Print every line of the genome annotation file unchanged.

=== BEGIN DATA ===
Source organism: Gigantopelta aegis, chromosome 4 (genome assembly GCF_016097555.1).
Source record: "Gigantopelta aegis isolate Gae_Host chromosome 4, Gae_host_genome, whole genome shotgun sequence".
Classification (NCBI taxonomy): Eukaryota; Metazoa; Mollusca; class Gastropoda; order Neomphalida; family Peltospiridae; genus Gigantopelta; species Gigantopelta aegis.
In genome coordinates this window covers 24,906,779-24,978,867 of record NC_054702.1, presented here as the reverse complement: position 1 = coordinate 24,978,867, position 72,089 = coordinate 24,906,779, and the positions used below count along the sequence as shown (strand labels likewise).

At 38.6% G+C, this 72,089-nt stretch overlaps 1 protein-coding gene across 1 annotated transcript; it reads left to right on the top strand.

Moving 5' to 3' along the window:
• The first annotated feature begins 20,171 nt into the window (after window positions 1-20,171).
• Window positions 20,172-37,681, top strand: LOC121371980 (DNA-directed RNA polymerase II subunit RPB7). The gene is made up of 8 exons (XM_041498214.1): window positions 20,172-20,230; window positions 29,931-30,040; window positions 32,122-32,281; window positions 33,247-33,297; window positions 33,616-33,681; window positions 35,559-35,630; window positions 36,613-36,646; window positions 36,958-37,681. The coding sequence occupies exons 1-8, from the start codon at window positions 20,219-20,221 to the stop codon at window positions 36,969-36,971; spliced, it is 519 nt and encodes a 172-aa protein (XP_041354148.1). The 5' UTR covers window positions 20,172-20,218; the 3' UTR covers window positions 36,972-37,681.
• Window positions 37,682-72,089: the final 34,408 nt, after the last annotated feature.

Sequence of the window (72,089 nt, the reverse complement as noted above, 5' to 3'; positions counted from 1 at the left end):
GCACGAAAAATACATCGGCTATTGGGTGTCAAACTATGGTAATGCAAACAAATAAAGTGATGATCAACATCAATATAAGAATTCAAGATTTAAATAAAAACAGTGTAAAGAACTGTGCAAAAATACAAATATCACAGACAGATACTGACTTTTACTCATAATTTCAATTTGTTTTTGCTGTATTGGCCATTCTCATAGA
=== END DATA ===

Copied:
Source organism: Gigantopelta aegis, chromosome 4 (genome assembly GCF_016097555.1).
Source record: "Gigantopelta aegis isolate Gae_Host chromosome 4, Gae_host_genome, whole genome shotgun sequence".
Classification (NCBI taxonomy): Eukaryota; Metazoa; Mollusca; class Gastropoda; order Neomphalida; family Peltospiridae; genus Gigantopelta; species Gigantopelta aegis.
In genome coordinates this window covers 24,906,779-24,978,867 of record NC_054702.1, presented here as the reverse complement: position 1 = coordinate 24,978,867, position 72,089 = coordinate 24,906,779, and the positions used below count along the sequence as shown (strand labels likewise).

At 38.6% G+C, this 72,089-nt stretch overlaps 1 protein-coding gene across 1 annotated transcript; it reads left to right on the top strand.

Moving 5' to 3' along the window:
• The first annotated feature begins 20,171 nt into the window (after window positions 1-20,171).
• Window positions 20,172-37,681, top strand: LOC121371980 (DNA-directed RNA polymerase II subunit RPB7). The gene is made up of 8 exons (XM_041498214.1): window positions 20,172-20,230; window positions 29,931-30,040; window positions 32,122-32,281; window positions 33,247-33,297; window positions 33,616-33,681; window positions 35,559-35,630; window positions 36,613-36,646; window positions 36,958-37,681. The coding sequence occupies exons 1-8, from the start codon at window positions 20,219-20,221 to the stop codon at window positions 36,969-36,971; spliced, it is 519 nt and encodes a 172-aa protein (XP_041354148.1). The 5' UTR covers window positions 20,172-20,218; the 3' UTR covers window positions 36,972-37,681.
• Window positions 37,682-72,089: the final 34,408 nt, after the last annotated feature.

Sequence of the window (72,089 nt, the reverse complement as noted above, 5' to 3'; positions counted from 1 at the left end):
GCACGAAAAATACATCGGCTATTGGGTGTCAAACTATGGTAATGCAAACAAATAAAGTGATGATCAACATCAATATAAGAATTCAAGATTTAAATAAAAACAGTGTAAAGAACTGTGCAAAAATACAAATATCACAGACAGATACTGACTTTTACTCATAATTTCAATTTGTTTTTGCTGTATTGGCCATTCTCATAGA